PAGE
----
top of page

Dear Athletes: The Best Way to Predict Your Future Is to Create It

Stepping out of the locker room and into the professional world is an opportunity to master a new game: The game of life. This is a game you’ll continue playing for as long as you live. You’ll never get cut, you’ll never be too old to play, and no one can ever take your spot.

When competing at an elite level, the majority of an athlete’s time, energy and focus are dedicated to practice and training. The fully loaded schedule required to operate at this level doesn’t leave much room to mentally prepare for the realities of a life that no longer revolves around sports.

It’s no secret that student-athletes don’t have time to gain valuable real world experience or do internships the way most other students do. I felt the weight of this all-too-common situation as soon as I graduated.

Although I was very grateful to have earned a full scholarship, I couldn’t help but feel like I didn’t have much to offer professionally when "disciplined student-athlete" and “works well with others to achieve a common goal” were the only marketable skills on my resume.

I applied to hundreds of jobs without hearing back from a single employer. When I finally did land my first gig, I was miserable.

In hindsight, I’m thankful for that first opportunity because it gave me several tangible skills to build from. It was a stepping stone to my next job, and the next job after that (and the next few jobs after that).

I had to learn through trial and error what kind of life I really wanted for myself, and each step along the way brought me closer to who I truly wanted to become.

One of the many lessons I've learned through all of the growing pains is that discovering what you don’t want is equally as important as discovering what you do want.

Instead of viewing the transition out of athletics as a time of uncertainty and confusion, I encourage former athletes to approach this moment with excitement, curiosity, and above all else: intentional action.

The question to ask oneself after hanging up the jersey isn’t: “who am I now?” The question is: “who do I want to become, and why?”

Starting with this question in mind puts us back in the driver’s seat, and allows us to make choices from a place of clarity. We go from being victims of circumstance, to deliberate creators.

Whether you’re looking to land your first job, or launching your first business, this is an opportunity to reinvent yourself and discover new ways to make an impact.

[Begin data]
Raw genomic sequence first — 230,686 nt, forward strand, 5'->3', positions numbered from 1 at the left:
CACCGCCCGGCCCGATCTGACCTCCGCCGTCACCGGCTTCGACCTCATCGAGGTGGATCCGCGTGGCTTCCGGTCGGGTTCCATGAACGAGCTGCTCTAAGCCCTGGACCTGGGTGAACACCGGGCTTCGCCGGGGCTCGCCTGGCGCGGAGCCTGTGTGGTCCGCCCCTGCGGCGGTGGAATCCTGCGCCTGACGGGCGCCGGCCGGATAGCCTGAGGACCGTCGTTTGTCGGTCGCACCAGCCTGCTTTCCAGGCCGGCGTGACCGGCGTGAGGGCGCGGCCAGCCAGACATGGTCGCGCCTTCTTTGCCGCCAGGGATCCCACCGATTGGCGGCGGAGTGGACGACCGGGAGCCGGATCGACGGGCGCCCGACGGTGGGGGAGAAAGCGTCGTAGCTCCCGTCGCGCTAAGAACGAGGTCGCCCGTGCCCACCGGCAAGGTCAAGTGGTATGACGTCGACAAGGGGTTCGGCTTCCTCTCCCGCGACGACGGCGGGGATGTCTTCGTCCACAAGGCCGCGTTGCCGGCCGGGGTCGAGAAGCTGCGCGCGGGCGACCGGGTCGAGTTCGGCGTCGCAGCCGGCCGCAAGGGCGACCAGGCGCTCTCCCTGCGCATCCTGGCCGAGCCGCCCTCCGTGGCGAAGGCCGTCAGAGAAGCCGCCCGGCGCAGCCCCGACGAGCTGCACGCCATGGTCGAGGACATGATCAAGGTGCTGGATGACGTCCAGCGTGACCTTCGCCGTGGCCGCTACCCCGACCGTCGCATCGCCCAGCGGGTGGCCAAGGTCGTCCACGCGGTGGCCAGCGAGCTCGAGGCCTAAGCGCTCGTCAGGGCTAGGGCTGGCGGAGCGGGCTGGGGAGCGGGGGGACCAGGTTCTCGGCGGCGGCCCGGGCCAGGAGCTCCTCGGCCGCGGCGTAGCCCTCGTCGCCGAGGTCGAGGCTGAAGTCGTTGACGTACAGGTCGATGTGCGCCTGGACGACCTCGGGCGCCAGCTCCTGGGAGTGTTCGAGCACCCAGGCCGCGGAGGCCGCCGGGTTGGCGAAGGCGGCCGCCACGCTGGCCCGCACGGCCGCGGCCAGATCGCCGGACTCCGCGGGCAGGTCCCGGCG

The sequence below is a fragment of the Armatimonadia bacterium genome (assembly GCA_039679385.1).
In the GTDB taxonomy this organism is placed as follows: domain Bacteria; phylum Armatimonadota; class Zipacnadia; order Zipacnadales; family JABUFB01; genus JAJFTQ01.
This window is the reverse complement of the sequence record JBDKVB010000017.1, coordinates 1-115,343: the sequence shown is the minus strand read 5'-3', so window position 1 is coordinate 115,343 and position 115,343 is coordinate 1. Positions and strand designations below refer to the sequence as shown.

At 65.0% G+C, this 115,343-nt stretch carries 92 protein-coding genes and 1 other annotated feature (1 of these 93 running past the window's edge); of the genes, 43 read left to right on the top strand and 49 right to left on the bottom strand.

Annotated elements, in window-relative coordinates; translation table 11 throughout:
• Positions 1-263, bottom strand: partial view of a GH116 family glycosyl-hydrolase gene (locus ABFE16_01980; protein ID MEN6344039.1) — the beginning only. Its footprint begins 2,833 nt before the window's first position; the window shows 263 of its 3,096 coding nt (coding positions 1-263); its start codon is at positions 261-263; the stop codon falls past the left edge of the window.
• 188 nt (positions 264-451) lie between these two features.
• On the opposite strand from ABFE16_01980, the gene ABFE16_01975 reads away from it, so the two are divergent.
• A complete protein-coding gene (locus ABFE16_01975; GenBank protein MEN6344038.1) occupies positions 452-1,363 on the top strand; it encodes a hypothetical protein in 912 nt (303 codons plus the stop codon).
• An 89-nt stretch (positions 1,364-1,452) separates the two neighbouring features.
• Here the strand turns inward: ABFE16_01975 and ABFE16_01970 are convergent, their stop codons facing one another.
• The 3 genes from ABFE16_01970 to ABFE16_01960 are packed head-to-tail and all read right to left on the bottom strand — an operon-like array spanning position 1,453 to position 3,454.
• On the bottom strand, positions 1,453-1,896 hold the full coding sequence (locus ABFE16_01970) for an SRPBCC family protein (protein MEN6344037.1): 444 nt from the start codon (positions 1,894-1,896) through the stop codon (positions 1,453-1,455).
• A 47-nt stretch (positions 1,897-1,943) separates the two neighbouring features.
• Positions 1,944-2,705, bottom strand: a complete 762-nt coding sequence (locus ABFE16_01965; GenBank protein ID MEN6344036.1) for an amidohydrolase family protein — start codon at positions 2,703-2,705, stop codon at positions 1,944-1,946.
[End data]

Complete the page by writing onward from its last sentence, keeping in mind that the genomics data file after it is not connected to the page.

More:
There will be times when you must completely transcend yourself, and abandon old ways of thinking that may have previously held you back.

Think of this process the same way you think of updating the operating system on your phone. This is how we foster growth. This is how we become the best version of ourselves time and time again.

Unlike sports, it’s not the strongest, the fastest, or the most athletic who thrive in the professional world, it’s the most adaptable. Being adaptable requires a constant state of learning and growth, which enables us to make informed, confident decisions as we progress through life.

No matter how busy your schedule is, no matter how overwhelmed or frustrated you may feel, make time to envision the kind of life you want. Your future self will be glad you did.

Look ahead 3 years, 5 years, even 20 years. Make it real in your mind, and be specific. The further out into the future you can project, the more effective you’ll be at laying down the foundation today.

If this is the first time you’ve dedicated this much thought to mapping out your future, don’t worry. You’re not too late, and you’re definitely not alone. Don't let yourself fall into the trap of thinking that learning stops after graduation. You're just now beginning the life long, ever-changing journey of self-discovery

With enough effort, discipline, and careful planning, you can dominate any path that makes you excited to get out of bed in the morning. Once you discover what that path is for you, you'll be unstoppable. You can, and you will be successful in other areas of life. Welcome to your new game!

46 views0 comments

Recent Posts

See All


bottom of page